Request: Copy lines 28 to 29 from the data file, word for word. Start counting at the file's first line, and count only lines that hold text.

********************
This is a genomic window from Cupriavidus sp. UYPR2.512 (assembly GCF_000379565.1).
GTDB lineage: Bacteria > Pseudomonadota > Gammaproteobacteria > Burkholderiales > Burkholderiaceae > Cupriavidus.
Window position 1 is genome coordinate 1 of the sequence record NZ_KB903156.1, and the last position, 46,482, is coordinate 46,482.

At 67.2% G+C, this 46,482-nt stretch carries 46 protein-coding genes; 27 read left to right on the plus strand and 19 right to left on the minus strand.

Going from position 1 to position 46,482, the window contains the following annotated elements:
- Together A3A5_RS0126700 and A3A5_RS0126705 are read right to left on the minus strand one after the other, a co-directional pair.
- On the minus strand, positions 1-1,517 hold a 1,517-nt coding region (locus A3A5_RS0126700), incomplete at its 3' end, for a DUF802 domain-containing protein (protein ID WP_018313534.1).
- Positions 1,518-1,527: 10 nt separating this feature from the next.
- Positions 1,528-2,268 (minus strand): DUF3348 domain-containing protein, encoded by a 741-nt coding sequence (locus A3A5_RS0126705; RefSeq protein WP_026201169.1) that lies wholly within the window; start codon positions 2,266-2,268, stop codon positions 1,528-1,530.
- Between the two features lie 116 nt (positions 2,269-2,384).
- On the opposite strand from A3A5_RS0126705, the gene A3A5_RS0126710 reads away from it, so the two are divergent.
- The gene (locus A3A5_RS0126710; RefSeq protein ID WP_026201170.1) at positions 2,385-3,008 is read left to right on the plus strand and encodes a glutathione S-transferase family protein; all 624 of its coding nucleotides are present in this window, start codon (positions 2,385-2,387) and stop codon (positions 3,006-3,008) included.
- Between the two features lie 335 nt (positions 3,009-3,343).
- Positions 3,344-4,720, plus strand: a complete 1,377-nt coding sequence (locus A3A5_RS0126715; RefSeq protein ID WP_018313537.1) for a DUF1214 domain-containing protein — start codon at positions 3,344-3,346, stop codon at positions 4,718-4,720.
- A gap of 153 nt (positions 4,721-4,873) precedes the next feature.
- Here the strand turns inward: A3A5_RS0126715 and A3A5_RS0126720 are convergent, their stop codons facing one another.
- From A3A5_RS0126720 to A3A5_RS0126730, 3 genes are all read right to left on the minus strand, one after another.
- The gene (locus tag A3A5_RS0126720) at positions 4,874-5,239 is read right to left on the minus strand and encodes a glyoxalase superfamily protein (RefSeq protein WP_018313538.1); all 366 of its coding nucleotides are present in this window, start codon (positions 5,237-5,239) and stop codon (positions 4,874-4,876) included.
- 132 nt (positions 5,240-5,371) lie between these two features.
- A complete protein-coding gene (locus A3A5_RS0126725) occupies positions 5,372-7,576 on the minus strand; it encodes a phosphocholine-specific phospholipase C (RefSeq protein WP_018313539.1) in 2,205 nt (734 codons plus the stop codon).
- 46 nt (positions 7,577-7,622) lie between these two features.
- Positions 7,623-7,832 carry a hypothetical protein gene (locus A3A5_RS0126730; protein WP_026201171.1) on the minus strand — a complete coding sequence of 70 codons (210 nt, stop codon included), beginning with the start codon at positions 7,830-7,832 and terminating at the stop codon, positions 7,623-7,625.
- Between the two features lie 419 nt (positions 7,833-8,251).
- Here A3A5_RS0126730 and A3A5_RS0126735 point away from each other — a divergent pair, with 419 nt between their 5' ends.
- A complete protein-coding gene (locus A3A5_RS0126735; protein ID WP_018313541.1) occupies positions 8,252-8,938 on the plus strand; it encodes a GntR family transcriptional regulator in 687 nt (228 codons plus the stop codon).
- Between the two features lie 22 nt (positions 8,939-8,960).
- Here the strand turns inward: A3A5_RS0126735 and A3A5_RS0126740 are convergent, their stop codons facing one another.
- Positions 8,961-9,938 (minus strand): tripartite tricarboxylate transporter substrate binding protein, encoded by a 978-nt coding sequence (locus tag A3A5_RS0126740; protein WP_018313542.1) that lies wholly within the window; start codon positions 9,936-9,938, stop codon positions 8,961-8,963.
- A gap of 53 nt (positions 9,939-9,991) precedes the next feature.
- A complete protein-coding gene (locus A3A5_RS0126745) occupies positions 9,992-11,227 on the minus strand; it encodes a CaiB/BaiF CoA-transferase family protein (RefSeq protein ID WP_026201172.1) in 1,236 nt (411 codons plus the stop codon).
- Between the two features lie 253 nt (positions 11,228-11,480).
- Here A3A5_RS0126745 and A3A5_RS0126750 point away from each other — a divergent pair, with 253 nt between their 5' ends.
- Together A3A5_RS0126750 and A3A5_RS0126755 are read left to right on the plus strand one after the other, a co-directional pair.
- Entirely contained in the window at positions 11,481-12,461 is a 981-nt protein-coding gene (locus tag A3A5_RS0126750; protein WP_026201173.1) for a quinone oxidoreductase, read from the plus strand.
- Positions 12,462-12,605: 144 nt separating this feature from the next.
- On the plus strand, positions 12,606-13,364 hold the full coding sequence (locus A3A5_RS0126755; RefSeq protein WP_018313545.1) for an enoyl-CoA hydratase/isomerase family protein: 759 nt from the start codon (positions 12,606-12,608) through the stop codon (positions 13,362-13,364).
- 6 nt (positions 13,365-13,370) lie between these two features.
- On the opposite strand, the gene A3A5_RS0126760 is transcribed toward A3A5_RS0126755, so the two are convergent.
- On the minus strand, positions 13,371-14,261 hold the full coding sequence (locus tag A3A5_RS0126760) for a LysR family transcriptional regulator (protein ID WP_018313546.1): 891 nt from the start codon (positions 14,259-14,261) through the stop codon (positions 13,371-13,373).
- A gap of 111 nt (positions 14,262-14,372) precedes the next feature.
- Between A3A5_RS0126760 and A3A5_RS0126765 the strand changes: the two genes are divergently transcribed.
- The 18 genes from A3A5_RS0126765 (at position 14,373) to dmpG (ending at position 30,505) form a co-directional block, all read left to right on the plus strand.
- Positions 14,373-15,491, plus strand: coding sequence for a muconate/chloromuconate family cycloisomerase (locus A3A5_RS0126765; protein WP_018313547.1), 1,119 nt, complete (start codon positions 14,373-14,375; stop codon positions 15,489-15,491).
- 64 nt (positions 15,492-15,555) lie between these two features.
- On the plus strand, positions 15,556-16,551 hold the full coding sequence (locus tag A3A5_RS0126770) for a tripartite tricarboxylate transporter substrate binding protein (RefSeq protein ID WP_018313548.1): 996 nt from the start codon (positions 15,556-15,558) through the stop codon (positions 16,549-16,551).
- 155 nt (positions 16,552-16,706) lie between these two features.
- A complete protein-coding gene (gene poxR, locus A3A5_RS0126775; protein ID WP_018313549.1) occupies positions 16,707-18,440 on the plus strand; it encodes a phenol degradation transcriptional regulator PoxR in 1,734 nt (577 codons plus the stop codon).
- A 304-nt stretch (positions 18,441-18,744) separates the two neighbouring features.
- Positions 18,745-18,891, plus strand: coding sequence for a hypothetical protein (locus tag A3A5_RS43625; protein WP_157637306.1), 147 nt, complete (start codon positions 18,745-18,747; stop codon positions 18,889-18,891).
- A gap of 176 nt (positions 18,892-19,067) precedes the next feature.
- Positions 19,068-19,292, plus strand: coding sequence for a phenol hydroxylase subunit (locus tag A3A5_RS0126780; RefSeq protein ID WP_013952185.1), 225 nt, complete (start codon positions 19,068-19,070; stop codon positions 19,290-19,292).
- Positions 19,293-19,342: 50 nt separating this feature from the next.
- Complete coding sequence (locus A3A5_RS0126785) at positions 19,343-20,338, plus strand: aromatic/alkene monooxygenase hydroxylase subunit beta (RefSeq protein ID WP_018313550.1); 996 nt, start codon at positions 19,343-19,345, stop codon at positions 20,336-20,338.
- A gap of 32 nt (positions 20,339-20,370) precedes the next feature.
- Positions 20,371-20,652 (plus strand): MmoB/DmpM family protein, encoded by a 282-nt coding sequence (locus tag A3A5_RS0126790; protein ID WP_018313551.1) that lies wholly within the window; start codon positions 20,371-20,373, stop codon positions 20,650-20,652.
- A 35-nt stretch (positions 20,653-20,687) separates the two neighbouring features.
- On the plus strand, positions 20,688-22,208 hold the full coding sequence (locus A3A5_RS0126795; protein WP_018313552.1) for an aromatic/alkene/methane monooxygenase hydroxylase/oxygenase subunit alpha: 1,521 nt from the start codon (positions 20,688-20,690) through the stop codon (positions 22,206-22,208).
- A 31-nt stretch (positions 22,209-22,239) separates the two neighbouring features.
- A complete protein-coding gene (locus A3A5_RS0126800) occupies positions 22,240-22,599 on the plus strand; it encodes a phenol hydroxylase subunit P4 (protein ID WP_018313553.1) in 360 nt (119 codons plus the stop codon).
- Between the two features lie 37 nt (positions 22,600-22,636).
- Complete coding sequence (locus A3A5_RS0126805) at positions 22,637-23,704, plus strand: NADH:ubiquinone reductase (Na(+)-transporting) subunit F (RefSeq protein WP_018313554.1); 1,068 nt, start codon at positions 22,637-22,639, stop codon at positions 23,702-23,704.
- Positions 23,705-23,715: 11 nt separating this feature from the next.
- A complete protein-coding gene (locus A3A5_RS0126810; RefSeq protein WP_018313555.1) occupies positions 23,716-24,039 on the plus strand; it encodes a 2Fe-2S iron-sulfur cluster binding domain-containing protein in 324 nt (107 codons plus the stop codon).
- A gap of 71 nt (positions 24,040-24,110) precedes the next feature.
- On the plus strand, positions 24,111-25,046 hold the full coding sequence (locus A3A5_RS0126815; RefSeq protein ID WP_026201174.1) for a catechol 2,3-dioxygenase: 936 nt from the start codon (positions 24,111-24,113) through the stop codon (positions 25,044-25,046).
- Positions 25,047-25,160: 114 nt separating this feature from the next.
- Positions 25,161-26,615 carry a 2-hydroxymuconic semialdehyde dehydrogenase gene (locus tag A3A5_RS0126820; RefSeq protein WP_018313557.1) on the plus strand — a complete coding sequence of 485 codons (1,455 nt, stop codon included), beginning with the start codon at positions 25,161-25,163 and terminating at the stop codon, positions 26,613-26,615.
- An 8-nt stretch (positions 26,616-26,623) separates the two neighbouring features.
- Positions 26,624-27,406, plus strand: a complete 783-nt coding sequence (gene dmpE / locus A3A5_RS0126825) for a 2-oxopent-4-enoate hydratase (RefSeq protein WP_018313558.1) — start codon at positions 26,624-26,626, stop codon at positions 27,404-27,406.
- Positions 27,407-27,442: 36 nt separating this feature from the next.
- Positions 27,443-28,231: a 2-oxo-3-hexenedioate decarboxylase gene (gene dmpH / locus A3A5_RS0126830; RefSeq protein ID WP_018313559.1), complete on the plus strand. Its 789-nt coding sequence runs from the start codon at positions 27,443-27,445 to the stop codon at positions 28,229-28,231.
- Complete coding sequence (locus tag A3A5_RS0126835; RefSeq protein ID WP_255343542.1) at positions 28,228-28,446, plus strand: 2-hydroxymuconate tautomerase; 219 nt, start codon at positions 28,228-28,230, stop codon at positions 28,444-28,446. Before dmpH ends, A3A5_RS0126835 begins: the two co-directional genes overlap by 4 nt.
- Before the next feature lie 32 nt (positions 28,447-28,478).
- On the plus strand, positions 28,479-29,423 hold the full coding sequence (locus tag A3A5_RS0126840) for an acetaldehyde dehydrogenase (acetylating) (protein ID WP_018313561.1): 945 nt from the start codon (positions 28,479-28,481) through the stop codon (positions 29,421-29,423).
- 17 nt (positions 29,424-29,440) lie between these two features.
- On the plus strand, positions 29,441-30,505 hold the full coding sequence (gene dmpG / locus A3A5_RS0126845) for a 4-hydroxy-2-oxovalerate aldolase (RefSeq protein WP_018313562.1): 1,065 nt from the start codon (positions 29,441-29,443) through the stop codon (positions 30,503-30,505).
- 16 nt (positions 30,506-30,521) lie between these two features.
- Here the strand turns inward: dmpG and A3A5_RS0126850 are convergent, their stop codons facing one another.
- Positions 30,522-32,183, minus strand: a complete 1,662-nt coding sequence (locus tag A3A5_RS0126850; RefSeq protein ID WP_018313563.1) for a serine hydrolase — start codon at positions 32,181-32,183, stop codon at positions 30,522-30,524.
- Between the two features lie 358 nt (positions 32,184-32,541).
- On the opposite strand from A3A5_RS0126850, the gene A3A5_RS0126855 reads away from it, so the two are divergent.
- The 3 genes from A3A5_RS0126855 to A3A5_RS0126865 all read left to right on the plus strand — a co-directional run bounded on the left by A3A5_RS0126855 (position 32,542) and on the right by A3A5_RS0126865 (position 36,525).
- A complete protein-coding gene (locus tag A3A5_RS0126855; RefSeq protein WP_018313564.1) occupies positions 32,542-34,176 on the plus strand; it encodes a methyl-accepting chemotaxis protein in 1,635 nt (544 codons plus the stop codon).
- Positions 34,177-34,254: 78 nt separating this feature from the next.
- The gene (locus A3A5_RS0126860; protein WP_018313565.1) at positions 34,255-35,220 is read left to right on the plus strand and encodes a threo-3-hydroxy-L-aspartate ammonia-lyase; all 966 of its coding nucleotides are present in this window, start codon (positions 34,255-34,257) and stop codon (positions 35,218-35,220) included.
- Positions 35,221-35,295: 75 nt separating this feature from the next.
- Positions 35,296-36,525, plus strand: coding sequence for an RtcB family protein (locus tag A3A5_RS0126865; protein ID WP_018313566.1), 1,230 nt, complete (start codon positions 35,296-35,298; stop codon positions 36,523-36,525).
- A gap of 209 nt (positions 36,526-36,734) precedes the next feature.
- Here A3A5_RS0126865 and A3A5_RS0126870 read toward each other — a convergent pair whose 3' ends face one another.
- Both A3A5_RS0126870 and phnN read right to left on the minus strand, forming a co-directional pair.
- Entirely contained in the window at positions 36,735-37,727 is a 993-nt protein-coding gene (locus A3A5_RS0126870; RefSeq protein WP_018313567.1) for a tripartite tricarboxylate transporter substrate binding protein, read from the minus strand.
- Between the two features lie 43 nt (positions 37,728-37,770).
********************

- Positions 8,961-9,938 (minus strand): tripartite tricarboxylate transporter substrate binding protein, encoded by a 978-nt coding sequence (locus tag A3A5_RS0126740; protein WP_018313542.1) that lies wholly within the window; start codon positions 9,936-9,938, stop codon positions 8,961-8,963.
- A gap of 53 nt (positions 9,939-9,991) precedes the next feature.